I should have blogged something about the event before the show, but as I was still in Iceland on Thursday and had to fly to Minneapolis and drive the seven hours to the show Friday, I ran out of time.
… Continue reading
We had an excellent crew and witnessed 57 species of birds during our four-day adventure. Owing to the early spring, the season was more advanced than the birding seminars in earlier years. Leaves were emerging, as were black flies, but birds were still visible and bugs? never more than a friendly nuisance. Showers for the most part held back until we were snug in our sleeping bags.
A Black-throated Blue Warbler, and once again, Barred Owls right in our camp were just two of the highlights. We saw a lot of evidence of Moose this year, but alas, none of the big brutes showed themselves. There were great moments with Merlins, Bald Eagles, and Gnat Catchers.
If you are like I was a decade ago, you might visit the BWCA in search of … Continue reading
One spot left on 2016 Noatak Expedition.
Lower half, 200 miles. This is the stretch of the river with grizzlies (a dozen last year) Musk Oxen (a couple dozen last year) salmon (incredible fishing last year) we pass through 2 canyons and you finish on the Arctic Ocean.
Gotta fill this spot and soon, forget the list price, first reasonable offer will be accepted. Amazing opportunity!
I am up in the Boundary Waters working on this blog post and the predicted high temperature, despite early May on the calendar, is mid-eighties! It reminds that the peak canoeing season coincides with the heat of the summer. So how do you beat the heat?
The First rule is: reframe the situation. Instead of focusing on avoiding being sweaty and hot, embrace the warmth. I lived in the Arctic for nine years, where for ten months it was cold. I promised myself never to complain about a half-dozen hot summer days. That is also good advice in the BWCAW, where for nine months it is cold. However, I must confess that my promise was tested on a singular July day on Lake Insula. I was camping with my daughter and the afternoon was sweltering. We had traveled early in the day to avoid the worst of the heat. Our … Continue reading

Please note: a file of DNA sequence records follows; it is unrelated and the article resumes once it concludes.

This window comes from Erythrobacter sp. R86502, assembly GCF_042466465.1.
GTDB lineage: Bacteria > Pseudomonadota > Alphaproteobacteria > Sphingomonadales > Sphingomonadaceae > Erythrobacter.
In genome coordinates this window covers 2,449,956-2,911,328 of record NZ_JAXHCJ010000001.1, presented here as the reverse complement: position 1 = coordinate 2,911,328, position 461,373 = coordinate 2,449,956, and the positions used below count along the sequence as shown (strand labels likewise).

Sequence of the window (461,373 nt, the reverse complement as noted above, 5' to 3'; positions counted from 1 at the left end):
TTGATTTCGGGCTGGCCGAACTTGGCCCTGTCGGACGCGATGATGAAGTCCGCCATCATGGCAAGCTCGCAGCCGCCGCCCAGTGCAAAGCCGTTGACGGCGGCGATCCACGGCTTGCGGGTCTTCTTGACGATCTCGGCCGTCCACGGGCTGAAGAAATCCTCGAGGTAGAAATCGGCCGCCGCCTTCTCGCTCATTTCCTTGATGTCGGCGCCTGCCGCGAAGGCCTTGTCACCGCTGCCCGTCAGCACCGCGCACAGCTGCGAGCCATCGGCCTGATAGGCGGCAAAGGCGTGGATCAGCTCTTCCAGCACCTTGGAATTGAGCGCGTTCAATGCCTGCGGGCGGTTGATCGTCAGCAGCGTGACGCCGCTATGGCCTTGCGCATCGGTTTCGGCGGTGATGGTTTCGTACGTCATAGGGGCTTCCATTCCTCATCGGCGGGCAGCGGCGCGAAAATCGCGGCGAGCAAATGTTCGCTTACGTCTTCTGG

In 2016 four Rio Grande Uncommon Seminars Crews experienced terrific journeys down the Rio Grande’s Lower Canyons. The weather was absolutely spectacular. Cobalt blue skies warm days cool (a few cold) nights. Great campfires. stargazing the zodiacal cloud for some groups, a brilliant full moon for another. A gamut of wildlife, including some of the best views ever of desert bighorn sheep, desert mule deer, javelinas, wild burros and of course the corriente. Some good birds including a Black Hawk and an amazing kettle of over 90 Turkey Vultures. The water was low all season which was contrary to the El Nino forecast, but we always had enough water. The low water did provide some new lining opportunities. We lined the big drop at Hot Springs rapids for the first time. I think many of the paddlers learned how fun technical lining can be and that opened a new dimension … Continue reading
After completing four consecutive and very successful expeditions through the Rio Grande’s Lower Canyons, I decided to venture even further south in quest of more wild rivers and canyon walls. For decades, I have had my heart set on experiencing Mexico’s Copper Canyon (Barranca del Cobre). Allegedly it is deeper than Arizona’s Grand Canyon and four times bigger in size. Reading Edward Abbey’s chronicles by the light of a campfire on the Rio Grande and listening to Larry Rice’s stories further piqued my interest. Plus, with the Nahanni, Grand, and RG Lower Canyons under my belt I thought this would complete the big four of North American canyons. There was also a strong commercial interest. Could I lead guided canoe trips in March down the Urique River … Continue reading